RAPPEL ANCHOR FAILURE, INADEQUATE PROTECTION
Washington, Mount Shuksan
On July 7, Duane Morrison (34) set out with eleven other climbers of the Seattle Mountaineers to climb Mount Shuksan in the North Cascades National Park. The route was the Sulfide Glacier Route. Seven in the party had never climbed before.
After a slow ascent due to the inexperience of one of the climbers on his rope team, the summit was reached at 1230. To expedite the descent, the decision was made by the leader to rappel off the summit pyramid, although most of the other climbing teams that day were using snow chutes and ice ax belays to get down.
Duane completed the first rappel uneventfully and had just started the second rappel when the rock horn that had been used for the rappel anchor fragmented. This was after five other climbers had successfully used the same anchor. Duane tumbled backward down a 70 to 80 degree slope. The fall was estimated to be 180 feet. Duane came to a stop on a narrow ledge in front of another cliff 200 feet high. Suffering only from a badly scraped knee, bruised hands and a sprained ankle, Duane was capable of walking six miles back to the parking area. He was wearing an external frame pack during the fall, which he credits with having prevented him from serious injury.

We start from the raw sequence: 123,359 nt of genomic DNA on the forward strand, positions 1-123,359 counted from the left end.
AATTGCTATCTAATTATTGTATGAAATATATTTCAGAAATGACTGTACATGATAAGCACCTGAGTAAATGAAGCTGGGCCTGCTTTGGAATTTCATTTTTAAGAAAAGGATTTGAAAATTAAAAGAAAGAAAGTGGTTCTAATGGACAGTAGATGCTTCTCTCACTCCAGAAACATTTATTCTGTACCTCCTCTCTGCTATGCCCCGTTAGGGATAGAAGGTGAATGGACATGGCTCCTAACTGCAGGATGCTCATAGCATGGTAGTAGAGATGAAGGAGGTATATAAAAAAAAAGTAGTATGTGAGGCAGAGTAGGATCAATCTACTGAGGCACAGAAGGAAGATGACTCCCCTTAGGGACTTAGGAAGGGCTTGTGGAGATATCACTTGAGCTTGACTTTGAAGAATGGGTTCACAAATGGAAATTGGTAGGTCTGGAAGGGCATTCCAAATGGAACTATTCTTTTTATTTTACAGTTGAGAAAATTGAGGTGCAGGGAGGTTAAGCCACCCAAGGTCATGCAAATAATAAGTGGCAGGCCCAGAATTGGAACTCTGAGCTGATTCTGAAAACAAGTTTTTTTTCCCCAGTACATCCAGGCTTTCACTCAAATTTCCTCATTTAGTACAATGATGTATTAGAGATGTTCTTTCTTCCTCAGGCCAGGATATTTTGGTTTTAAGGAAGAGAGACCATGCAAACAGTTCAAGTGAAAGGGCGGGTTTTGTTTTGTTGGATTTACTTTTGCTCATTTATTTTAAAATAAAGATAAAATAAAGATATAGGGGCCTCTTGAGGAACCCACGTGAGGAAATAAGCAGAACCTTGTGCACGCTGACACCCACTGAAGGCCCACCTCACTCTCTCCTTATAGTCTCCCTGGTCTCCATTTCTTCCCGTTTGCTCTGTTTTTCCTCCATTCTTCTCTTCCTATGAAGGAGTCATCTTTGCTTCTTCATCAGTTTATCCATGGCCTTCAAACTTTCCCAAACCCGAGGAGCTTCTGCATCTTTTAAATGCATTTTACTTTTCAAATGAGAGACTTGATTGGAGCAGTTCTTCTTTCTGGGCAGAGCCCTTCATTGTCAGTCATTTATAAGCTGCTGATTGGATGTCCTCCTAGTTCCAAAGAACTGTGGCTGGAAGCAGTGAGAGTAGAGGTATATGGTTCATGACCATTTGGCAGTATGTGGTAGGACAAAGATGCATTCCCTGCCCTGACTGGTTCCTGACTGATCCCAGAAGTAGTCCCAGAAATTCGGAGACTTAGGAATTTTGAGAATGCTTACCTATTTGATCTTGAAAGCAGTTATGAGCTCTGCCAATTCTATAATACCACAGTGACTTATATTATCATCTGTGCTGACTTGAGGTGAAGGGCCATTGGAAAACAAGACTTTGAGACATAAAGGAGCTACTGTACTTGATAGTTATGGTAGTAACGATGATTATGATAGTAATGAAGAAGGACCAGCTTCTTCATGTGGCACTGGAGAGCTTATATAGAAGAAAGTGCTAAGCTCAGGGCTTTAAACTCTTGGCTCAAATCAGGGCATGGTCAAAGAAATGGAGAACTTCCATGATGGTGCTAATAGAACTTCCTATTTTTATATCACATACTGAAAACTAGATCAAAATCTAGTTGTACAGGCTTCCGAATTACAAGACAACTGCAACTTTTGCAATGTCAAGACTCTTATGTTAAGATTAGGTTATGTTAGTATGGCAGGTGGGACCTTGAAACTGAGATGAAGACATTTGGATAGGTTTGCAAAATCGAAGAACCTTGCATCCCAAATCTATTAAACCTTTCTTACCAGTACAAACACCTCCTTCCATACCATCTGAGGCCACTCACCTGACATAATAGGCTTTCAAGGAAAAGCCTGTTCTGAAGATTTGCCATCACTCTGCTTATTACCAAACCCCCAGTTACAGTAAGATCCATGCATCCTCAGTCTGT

Here is a summary of what Duane said regarding his accident: “My instincts in this situation clearly said this was an easy downclimb with many easy ledges and boulders. I owe the limited nature of my injuries to physical conditioning, the use of a helmet, the external frame pack and good luck.” (Source: From a letter written to Fred Stanley)
Rappel anchors should be checked after each rappel. Natural anchors can be deceptive and should be backed up when possible. If rappelling can be avoided in down climbing, it ought to be considered. (Source: Dean Engle)